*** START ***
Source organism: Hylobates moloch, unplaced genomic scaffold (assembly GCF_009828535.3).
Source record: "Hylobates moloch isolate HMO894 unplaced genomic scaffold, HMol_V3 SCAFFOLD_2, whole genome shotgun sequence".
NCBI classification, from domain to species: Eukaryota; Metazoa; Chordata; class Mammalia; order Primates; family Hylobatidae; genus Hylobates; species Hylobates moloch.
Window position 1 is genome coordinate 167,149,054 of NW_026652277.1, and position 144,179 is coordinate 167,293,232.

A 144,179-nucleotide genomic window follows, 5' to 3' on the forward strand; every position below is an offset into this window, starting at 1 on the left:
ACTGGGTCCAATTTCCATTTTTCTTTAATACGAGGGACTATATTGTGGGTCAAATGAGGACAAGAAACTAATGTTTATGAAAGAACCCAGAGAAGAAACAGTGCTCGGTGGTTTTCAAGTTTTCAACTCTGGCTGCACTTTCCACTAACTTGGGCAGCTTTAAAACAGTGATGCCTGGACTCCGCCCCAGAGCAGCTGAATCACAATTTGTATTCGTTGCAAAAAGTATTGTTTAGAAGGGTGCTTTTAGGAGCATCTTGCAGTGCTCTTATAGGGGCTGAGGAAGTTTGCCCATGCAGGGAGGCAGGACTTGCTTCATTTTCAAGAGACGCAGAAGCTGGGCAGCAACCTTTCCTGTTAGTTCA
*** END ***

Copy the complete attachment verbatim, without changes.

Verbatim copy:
Source organism: Hylobates moloch, unplaced genomic scaffold (assembly GCF_009828535.3).
Source record: "Hylobates moloch isolate HMO894 unplaced genomic scaffold, HMol_V3 SCAFFOLD_2, whole genome shotgun sequence".
NCBI classification, from domain to species: Eukaryota; Metazoa; Chordata; class Mammalia; order Primates; family Hylobatidae; genus Hylobates; species Hylobates moloch.
Window position 1 is genome coordinate 167,149,054 of NW_026652277.1, and position 144,179 is coordinate 167,293,232.

A 144,179-nucleotide genomic window follows, 5' to 3' on the forward strand; every position below is an offset into this window, starting at 1 on the left:
ACTGGGTCCAATTTCCATTTTTCTTTAATACGAGGGACTATATTGTGGGTCAAATGAGGACAAGAAACTAATGTTTATGAAAGAACCCAGAGAAGAAACAGTGCTCGGTGGTTTTCAAGTTTTCAACTCTGGCTGCACTTTCCACTAACTTGGGCAGCTTTAAAACAGTGATGCCTGGACTCCGCCCCAGAGCAGCTGAATCACAATTTGTATTCGTTGCAAAAAGTATTGTTTAGAAGGGTGCTTTTAGGAGCATCTTGCAGTGCTCTTATAGGGGCTGAGGAAGTTTGCCCATGCAGGGAGGCAGGACTTGCTTCATTTTCAAGAGACGCAGAAGCTGGGCAGCAACCTTTCCTGTTAGTTCA